How much can you blame on your genes? University of Iowa research published in the American Journal of Medical Genetics may give insight into why some people suffer panic attacks, or may be more susceptible to the addiction of smoking. Doctor Rob Philibert says as we learn more about how our brains work, we can understand why everyone’s unique body chemistry affects their mental condition.
"Behavioral illnesses result from interactions between our genes and the environment," Philibert explains. It’s not always a relationship we like, but he says for some time we’ve known things like how people who eventually will develop panic disorder have certain physical traits. They’re sensitive in an unusual way to stress hormones, the researcher says, something that will show up in a blood test long before their condition progresses to full-blown panic attacks. The blood test could pinpoint a likely future smoker, too, in the same way.
This type of research, he says, can help pinpoint those factors, both genetic and environmental, which "cue" us to engage in kinds of behavior that could be bad for us, and those we love. One more interesting part of both studies — both analyzed the makeup of brain-cell DNA not by delving into the skull, but by analyzing a drop of blood.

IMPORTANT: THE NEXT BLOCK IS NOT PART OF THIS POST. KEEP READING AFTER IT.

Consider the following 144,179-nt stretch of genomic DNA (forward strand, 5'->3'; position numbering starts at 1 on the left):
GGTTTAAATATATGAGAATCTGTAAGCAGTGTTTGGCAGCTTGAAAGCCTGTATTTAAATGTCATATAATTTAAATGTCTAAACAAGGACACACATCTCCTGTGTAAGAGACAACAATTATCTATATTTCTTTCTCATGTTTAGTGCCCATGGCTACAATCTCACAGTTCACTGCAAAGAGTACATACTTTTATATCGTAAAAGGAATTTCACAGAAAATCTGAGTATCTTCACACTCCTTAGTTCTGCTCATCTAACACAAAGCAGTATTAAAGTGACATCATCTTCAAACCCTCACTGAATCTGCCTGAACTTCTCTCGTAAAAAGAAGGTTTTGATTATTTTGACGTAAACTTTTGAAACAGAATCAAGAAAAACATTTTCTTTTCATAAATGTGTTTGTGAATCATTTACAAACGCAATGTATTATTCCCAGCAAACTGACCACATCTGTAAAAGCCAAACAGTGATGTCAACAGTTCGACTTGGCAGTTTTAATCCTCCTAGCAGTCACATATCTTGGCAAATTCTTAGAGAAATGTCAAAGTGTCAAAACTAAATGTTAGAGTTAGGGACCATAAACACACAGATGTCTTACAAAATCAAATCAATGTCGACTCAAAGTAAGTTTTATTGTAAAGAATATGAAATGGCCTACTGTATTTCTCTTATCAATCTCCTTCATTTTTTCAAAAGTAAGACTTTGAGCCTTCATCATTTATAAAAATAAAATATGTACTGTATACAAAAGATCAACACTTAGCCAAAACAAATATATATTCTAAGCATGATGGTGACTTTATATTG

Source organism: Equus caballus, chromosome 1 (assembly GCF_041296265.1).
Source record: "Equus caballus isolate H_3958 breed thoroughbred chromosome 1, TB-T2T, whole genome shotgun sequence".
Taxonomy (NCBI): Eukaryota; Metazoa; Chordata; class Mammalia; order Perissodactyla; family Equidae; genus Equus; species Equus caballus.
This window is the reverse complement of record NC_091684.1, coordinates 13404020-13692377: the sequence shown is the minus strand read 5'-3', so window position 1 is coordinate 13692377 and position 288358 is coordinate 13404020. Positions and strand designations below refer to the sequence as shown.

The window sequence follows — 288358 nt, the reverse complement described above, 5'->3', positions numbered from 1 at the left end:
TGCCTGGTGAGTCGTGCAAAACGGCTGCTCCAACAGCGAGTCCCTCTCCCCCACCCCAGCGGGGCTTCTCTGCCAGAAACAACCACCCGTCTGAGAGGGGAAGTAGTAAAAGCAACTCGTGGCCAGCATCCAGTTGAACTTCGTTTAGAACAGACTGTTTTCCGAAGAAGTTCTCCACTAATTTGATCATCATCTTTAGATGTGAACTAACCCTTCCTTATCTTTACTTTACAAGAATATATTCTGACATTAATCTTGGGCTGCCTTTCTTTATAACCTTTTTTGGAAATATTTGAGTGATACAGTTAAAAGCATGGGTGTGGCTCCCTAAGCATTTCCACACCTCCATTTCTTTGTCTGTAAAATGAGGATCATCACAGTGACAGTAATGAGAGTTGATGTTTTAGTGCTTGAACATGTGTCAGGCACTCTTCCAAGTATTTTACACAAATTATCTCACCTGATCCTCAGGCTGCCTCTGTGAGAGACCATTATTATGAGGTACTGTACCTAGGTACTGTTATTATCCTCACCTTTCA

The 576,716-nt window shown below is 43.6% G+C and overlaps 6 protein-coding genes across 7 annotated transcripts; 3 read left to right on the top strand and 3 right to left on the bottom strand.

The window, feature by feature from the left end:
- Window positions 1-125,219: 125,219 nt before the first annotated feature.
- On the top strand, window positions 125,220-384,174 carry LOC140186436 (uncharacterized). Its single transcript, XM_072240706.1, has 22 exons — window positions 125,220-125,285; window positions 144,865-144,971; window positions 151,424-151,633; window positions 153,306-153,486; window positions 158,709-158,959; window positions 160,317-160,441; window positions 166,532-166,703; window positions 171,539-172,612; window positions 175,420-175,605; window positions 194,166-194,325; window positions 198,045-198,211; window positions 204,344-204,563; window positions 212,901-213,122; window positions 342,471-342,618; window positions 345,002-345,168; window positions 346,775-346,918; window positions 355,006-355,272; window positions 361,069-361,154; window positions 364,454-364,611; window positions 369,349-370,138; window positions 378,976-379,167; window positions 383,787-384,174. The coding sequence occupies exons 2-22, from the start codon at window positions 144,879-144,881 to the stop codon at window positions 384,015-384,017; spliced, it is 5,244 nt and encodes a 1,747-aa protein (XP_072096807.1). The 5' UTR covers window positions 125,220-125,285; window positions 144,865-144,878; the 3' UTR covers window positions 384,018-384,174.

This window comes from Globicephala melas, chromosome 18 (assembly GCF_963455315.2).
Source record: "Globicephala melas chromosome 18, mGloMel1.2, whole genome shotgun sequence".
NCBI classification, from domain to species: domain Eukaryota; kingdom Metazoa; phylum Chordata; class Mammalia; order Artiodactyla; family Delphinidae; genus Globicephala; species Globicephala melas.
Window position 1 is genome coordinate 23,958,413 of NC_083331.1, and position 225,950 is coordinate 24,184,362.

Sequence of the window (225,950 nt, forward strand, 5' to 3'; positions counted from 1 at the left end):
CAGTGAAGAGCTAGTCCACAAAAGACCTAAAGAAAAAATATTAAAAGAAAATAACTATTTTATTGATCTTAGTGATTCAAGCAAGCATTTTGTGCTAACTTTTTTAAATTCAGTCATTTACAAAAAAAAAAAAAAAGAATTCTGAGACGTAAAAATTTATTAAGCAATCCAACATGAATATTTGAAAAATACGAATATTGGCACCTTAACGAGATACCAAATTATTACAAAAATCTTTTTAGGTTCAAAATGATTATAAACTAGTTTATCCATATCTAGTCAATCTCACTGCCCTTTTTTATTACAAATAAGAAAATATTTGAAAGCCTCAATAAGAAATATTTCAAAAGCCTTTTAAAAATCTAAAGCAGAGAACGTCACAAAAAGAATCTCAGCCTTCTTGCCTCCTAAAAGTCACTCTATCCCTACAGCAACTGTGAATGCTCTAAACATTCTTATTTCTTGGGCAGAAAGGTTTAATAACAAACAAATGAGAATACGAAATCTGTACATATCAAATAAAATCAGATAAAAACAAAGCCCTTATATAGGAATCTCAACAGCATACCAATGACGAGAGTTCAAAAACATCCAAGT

The cells in the blood have the same genetic makeup as those in the brain, after all. Philibert explains they’re exposed to the same environment, too: "They experience the same diets, they express the same hormonal stresses, the same pollutants as the rest of the cells in the brain." Philibert says the studies on panic disorder and smoking don’t mean your DNA dooms you to a certain kind of life.
Philibert says his research shows genetic predispositions are not deterministic…in other words, that we can change. "The DNA variation that we inherit doesn’t mean that we’re going to develop an illness," Philibert says. "The environment can help us re-program the expression of genes." He’s aware that being able to test a drop of blood and foretell a person’s medical and psychological fate could lead to all kinds of abuse and prejudice, if it ever became reality.
"A man can use a hammer to build a house, to build a bridge, to build a shelter for the poor," Philibert says. "At the same a man can use the same hammer to break a window." He says common sense and the legal structure of society guide us, and he has faith Iowans will use this kind of new technology in constructive ways. The reports on using blood DNA analysis on panic attacks and smoking are published in this week’s on-line edition of the genetic journal.